Such an interesting topic. I've been thinking about this a lot. It's good to hear from Michael on it, too. I've been thinking of having a "seconds" sale, but something about it just doesn't sit right. I haven't felt good about it when I've done deep discounts in the past.

On the other hand, I'd hate to put the hammer to pieces that are worth SOMETHING and represent a lot of time and effort. Maybe not my best effort, but effort nonetheless. I'm still on the fence.

Thanks for posting on the subject. Maybe others will chime in.

Linda Starr said...

Deborah, I sympathize with you, but you can use the money you made to buy some items you need. I think folks will get home and look at your pottery and be very appreciative of it and want more. What a good idea of the honor system though. You and Michael, (thanks to you both), have given me an idea, I may set up a seconds and test glaze shelf (bottom shelf in the farthest corner of course) in my new studio to sell some of those pieces and just place a sign saying why the prices are lower.

Having had a few garage sales, I know most are looking for a bargain, but some are looking for something special they can't find in a store and are willing to pay a fair price.

One particular garage sale we were selling some of my husband's grandmothers stuff (after she had passed away), after that sale I told myself - never again. Especially when I had some household items priced at 50 cents and folks would offer me 25 cents. I got pissed off at a few and wouldn't sell to them any cheaper than we had it priced. We either took it to a thrift store or gave it away to someone else.

When my husband and I got married we had a garage sale and needed to sell most of his furniture because he sold his house and he had to be out that day (and I already had a houseful). Some stuff we tried to sell but couldn't and we even tried to give some of it away to no avail. The Salvation Army said they wouldn't take what we had with a snear (my husband had been using the furniture up to that point. We were really insulted). So after hours, we decided to drop the stuff off at their drop box anyway. As we were unloading a table, some chairs, and a couch at the drop box, a young couple came by and asked if we were actually giving the stuff to the Salvation Army and wondered if it would be for sale the next day? We said they could have the stuff if they wanted it. They were so happy, saying they were setting up house and had very little money. And we were so happy they came by.

Now, we're actually contemplating having a sale next Saturday for some excess garden gift shop items and misc things we don't use any longer and I am dreading it. I may put up a sign saying, "We've priced everything inexpensively, so our prices are firm. If you don't buy it today, you can buy it next week at the Salvation Army for 5 times as much"

I am so terrible and cynical. Sorry, your post hit a couple of nerves with me.

Deborah Woods said...

Thanks everyone for your very thoughtful comments. It's always nice when you post something that creates a discussion, and garners new viewpoints.

First I'd like to say to Tracey that I don't consider yard-salers bottom-feeders. I just bought a wagon for my grandson a couple of weeks ago at one-he LOVES it. That is Adam's opinion, and the reason for his opinion is similar to why Linda is bothered. He once experienced much the same thing, and just felt kind of insulted. After having someone offer me 5$ for a teapot worth at least 65$ that I had priced at 10$ (I took the 5$), I can understand his feeling insulted, but also understand the hunt for a deal.

Buying clay and supplies with the money . . . er . . . um . . . does buying tea, chocolate, beer, wine, and pizza count as supplies?

Michael Kline said...

I call those second I sell my "milk" mon.ey. Hehehe

tsbroome said...

Oh yeah, definitely buy the beer first!!! What was I thinking :)
I knew that you weren't saying yard sale folks were bottom feeders, and quite honestly I used to think that until I became one. It is a weird culture though. here is one more thought. Today at Claymakers ironically some of us got on the topic of what to do with old stuff we don't like, tests and such. I loved one girls solution, she had a give away party for her friends, they brought the food and drink and in turn could each take up to five pieces home with them. All were happy and many returned later to buy pieces for gifts. I think this could be much more fun than yard sale or hammers!!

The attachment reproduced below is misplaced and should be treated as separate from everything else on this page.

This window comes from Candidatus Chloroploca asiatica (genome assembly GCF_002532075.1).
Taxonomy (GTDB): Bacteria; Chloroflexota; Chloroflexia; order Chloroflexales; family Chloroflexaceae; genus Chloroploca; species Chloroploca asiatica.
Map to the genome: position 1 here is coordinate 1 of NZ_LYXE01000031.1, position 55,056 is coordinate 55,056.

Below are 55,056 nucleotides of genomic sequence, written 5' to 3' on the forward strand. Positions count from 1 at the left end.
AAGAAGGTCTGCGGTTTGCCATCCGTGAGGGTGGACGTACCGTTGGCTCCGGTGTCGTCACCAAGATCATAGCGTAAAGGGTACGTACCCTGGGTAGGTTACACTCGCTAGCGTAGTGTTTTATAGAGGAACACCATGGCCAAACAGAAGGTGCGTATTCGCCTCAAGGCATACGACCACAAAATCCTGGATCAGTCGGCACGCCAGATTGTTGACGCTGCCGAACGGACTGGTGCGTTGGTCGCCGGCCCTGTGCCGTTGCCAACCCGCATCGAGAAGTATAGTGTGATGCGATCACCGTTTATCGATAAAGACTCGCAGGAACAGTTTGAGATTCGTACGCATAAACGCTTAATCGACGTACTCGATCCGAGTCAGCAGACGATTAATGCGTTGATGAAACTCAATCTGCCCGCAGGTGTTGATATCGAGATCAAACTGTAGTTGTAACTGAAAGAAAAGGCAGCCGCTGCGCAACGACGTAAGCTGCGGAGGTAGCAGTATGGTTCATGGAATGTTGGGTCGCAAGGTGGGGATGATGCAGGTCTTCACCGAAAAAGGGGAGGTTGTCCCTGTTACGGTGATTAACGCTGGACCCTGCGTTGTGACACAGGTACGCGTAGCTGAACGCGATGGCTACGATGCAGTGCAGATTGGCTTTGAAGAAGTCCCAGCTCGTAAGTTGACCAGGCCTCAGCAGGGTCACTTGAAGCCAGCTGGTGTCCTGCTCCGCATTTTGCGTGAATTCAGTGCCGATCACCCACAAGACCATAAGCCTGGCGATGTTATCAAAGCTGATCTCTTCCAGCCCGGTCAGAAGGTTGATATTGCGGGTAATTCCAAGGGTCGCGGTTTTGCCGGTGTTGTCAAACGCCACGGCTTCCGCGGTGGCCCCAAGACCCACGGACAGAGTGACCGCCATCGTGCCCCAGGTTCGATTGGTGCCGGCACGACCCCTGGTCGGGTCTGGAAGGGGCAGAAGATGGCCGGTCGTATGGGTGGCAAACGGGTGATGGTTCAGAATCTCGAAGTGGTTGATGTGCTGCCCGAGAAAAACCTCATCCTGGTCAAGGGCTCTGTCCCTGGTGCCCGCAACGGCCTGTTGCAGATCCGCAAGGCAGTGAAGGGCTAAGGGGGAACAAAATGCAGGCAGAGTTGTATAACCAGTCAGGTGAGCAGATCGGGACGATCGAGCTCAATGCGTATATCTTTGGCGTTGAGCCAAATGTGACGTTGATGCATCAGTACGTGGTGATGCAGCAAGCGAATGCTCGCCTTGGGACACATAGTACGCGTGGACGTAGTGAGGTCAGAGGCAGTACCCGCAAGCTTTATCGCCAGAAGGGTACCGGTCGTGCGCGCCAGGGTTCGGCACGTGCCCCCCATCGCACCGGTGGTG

Deborah Woods said...

That is an interesting idea Tracey. I am absolutely going to think on that-I have this guitar group I belong to, and I think they would really go for that. When my kids were little I bought almost everything at yard sales and second-hand shops. Underwear and socks were probably the only things bought brand-new. Up until recently there was a period in my life where I didn't have to do that anymore. Now with "leaving" my other job and doing my pots full-time our income has dropped significantly. Today on the way home we stopped at a discount foods place. You know, you do what you gotta do when you gotta. It won't last forever though.


Ben Stark said...

Super interesting discussion! I think that a lot of potters have the struggle in terms of devaluing their work, and thus, themselves. Other potters have emphasized the importance of the amount of energy and effort put into even ugly pieces, so smashing them can seem like a waste. Personally, I don't really know how I feel. I like smashing things, but just because it's fun :)

Hollis Engley said...

Deborah, there is something freeing about emptying out your shelves, even at $1 a mug. And I'm with Michael; you will probably find some of those folks coming back and paying full price for your lovely pots. So, get those pots out of there, get to making more. And I know your area a bit, by the way. My folks lived for a number of years in Warren, just down the road. Lovely, cold and white in the winter. And the Baker River is cold year-round.
Hollis Engley
Hatchville Pottery
E. Falmouth, MA

Deborah Woods said...

Thanks for weighing in on this Ben and Hollis. It is freeing letting go of the old or the ugly. To smash or to sell? That is the question. I know I never felt conflicted when I took the smashing route-and I felt a lot freer.

It is often beautiful here in the winter. In the spring, when the snowbanks are melting it's not so pretty. Four months of layered sand emerge from the banks. Everything is very brown for a while.

cookingwithgas said...

We had a something come up the other day which I think applies to selling down or feeling down. Mark was asked to do something he did not feel right about.
When he came home and we talked about it- I said- if you did it you would fell taken advatage of (used)- yet when you don't do it you feel guilty.
Selling down seconds or being talked down in your prices makes you feel a bit used.
And yet when you take a stand- to do what you want-you feel guilty.
You can only do what works best for you and move on.
And enjoy the beer- it is a product of the fruits of your labor.

Deborah Woods said...

Ah guilt. I am familiar with that and although I have let it make too many decisions in my life-fortunately it doesn't factor here. But you're right-it's all what we each feel comfortable with.